DENVER, CO — Hundreds of people continued to protest in Denver Saturday night even after a citywide curfew went into effect at 8 p.m. Denver Mayor Michael Hancock announced an emergency declaration Saturday afternoon amid violent protests in the city, which have left many city and private buildings vandalized.
The Colorado National Guard and police officers were able to create a blockade and keep most protesters away from the Capitol Saturday night, but hundreds of people continued to march on Denver's downtown streets. Video footage and photos posted on social media show dumpster fires, fireworks and broken windows.
The driver of a Jeep tried to run over protesters near Grant Street and East 13th Avenue, according to multiple reports.
Officers were able to clear most crowds from the downtown area by 10 p.m., but many protesters moved into surrounding neighborhoods.
Three Denver officers and a civilian were severely injured in a hit-and-run in the city's Uptown neighborhood, but it's unclear whether the crash is connected with the protests.
The mayor announced the curfew would be in effect between 8 p.m. and 5 a.m. Saturday and Sunday. Several hours after the announcement, hundreds of protesters were seen marching in downtown Denver and chanting "F*** the curfew, we want justice!"
Those who defy the curfew could be fined up to $999 or face jail time. Exemptions for the curfew include emergency personnel, people who need to travel to and from work or the airport, the media, those who are homeless and people who are seeking medical care, city officials said.
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The mayor and Denver Police Chief Paul Pazen held a news conference Saturday afternoon to address the ongoing protests in the city.
“What happened in our city last night – a city we love, a city we are still working to keep safe from a pandemic – was reckless, inexcusable and unacceptable,” the mayor said. “We cannot and we will not continue to put the lives of residents, peaceful protesters and law enforcement at risk. We are taking additional steps to help keep people safe and protect public and private property in Denver.
"What does this mindless destruction achieve? Whose life are you honoring when you loot businesses in our city — businesses struggling to survive?"
The people who brought crowbars, assault rifles, baseball bats and homemade explosives "were not thinking about George Floyd," Hancock said. He applauded the peaceful protesters and said he understands that many who attended the demonstrations were not violent and destructive.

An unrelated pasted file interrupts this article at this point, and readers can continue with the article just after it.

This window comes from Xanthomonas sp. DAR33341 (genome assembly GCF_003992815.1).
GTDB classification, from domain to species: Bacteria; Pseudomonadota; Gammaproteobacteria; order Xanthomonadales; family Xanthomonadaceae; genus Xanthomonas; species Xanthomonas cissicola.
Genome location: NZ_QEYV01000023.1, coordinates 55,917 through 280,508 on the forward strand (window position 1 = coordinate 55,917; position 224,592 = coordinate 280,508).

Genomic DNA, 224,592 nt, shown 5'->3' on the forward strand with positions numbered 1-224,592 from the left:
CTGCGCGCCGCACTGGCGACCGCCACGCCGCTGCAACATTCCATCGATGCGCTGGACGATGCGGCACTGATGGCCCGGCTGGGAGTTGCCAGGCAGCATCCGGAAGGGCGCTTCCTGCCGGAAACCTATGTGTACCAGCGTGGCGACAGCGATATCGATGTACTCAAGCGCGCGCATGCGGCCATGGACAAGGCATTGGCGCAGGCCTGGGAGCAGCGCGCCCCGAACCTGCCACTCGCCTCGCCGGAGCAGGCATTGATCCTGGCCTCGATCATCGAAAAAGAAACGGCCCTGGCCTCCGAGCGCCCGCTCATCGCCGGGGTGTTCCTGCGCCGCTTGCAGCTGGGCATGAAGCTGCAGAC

More than 1,000 protesters lay on their stomachs for 9 minutes outside the Capitol Saturday afternoon and chanted, "I can't breathe."
Some protesters threw Molotov cocktails at city and private buildings Friday night, Hancock said. Many city buildings are covered in graffiti and some windows were broken.
Protesters marched to Denver Justice Center Friday evening, and tear gas was deployed at protesters after they were seen throwing bottles and rocks at police and the Capitol. Many protesters face arson, assault, weapons and burglary charges, Pazen said.
Later Friday night, witnesses reported seeing protesters trying to break windows at Colorado Supreme Court, and early Saturday morning, some protesters reportedly set a car on fire. At least 19 people were arrested overnight, the city said.
Many government operations and meetings in downtown Denver have been postponed after the protests became destructive Thursday night. The Regional Transportation District suspended all bus and rail service in and out of the city over the weekend to "ensure the safety of staff/riders," transit officials said in a public notice.
Aerial footage and reports Thursday night in Denver showed several protesters smashing the windows out of at least two vehicles parked outside the Capitol, and others spray-painted graffiti on the Capitol steps. Other photos show bullet holes in several Capitol building windows.
Denver police officers made 13 arrests Thursday for burglary, criminal mischief and assault, city officials said. Three police officers received non-life-threatening injuries and are recovering. Denver police are also trying to find the driver of a vehicle that hit a pedestrian during the protest, the city said.
Floyd was identified in a video that showed him gasping for breath while a white Minneapolis police officer, Derek Chauvin, kneeled on his neck for almost eight minutes. In footage recorded by a bystander, Floyd pleads that he cannot breathe until he slowly stops talking and moving.
The video quickly went viral, sparking nationwide protests calling for police reform and demanding justice for Floyd.
Chauvin and three other officers involved in the fatal incident were fired Tuesday, and Chauvin was charged with third-degree murder and manslaughter in Hennepin County Friday.
"This is by far the fastest we've ever charged a police officer," Hennepin County Attorney Mike Freeman announced at a news conference on Friday.
The Colorado legislature won't be in session Friday and Saturday due to concerns over the destruction, but the legislature is scheduled to convene Monday.
The Ralph L. Carr Judicial Center will also be closed until Monday due to demonstrations in Denver, Colorado Attorney General Phil Weiser announced Friday.
Hancock and leaders with Denver Public Schools were scheduled to honor graduating seniors Friday afternoon, but the event has been canceled.
The protests Friday afternoon began peacefully — more than 1,000 people held a moment of silence for Floyd at Civic Center Park.